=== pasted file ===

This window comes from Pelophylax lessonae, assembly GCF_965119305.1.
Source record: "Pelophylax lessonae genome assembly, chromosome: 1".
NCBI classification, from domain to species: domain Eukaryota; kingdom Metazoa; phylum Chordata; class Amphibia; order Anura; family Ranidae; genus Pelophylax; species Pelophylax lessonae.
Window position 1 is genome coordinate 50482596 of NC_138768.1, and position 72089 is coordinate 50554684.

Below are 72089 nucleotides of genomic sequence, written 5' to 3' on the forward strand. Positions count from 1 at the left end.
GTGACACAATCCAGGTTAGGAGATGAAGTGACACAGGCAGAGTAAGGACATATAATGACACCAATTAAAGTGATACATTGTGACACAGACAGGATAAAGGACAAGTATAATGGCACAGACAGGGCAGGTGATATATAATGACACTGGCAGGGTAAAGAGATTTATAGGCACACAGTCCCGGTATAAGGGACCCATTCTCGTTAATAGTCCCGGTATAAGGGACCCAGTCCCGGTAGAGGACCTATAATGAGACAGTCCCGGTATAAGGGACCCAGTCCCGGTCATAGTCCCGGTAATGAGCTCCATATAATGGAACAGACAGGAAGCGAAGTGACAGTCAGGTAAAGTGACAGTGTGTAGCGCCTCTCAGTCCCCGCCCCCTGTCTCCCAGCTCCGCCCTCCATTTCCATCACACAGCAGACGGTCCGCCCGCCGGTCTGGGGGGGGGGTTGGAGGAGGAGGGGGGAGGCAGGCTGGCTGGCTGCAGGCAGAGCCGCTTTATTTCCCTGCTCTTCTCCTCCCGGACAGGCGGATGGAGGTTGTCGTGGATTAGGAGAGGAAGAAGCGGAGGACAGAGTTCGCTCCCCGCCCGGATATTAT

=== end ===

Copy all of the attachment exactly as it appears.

This window comes from Pelophylax lessonae, assembly GCF_965119305.1.
Source record: "Pelophylax lessonae genome assembly, chromosome: 1".
NCBI classification, from domain to species: domain Eukaryota; kingdom Metazoa; phylum Chordata; class Amphibia; order Anura; family Ranidae; genus Pelophylax; species Pelophylax lessonae.
Window position 1 is genome coordinate 50482596 of NC_138768.1, and position 72089 is coordinate 50554684.

Below are 72089 nucleotides of genomic sequence, written 5' to 3' on the forward strand. Positions count from 1 at the left end.
GTGACACAATCCAGGTTAGGAGATGAAGTGACACAGGCAGAGTAAGGACATATAATGACACCAATTAAAGTGATACATTGTGACACAGACAGGATAAAGGACAAGTATAATGGCACAGACAGGGCAGGTGATATATAATGACACTGGCAGGGTAAAGAGATTTATAGGCACACAGTCCCGGTATAAGGGACCCATTCTCGTTAATAGTCCCGGTATAAGGGACCCAGTCCCGGTAGAGGACCTATAATGAGACAGTCCCGGTATAAGGGACCCAGTCCCGGTCATAGTCCCGGTAATGAGCTCCATATAATGGAACAGACAGGAAGCGAAGTGACAGTCAGGTAAAGTGACAGTGTGTAGCGCCTCTCAGTCCCCGCCCCCTGTCTCCCAGCTCCGCCCTCCATTTCCATCACACAGCAGACGGTCCGCCCGCCGGTCTGGGGGGGGGGTTGGAGGAGGAGGGGGGAGGCAGGCTGGCTGGCTGCAGGCAGAGCCGCTTTATTTCCCTGCTCTTCTCCTCCCGGACAGGCGGATGGAGGTTGTCGTGGATTAGGAGAGGAAGAAGCGGAGGACAGAGTTCGCTCCCCGCCCGGATATTAT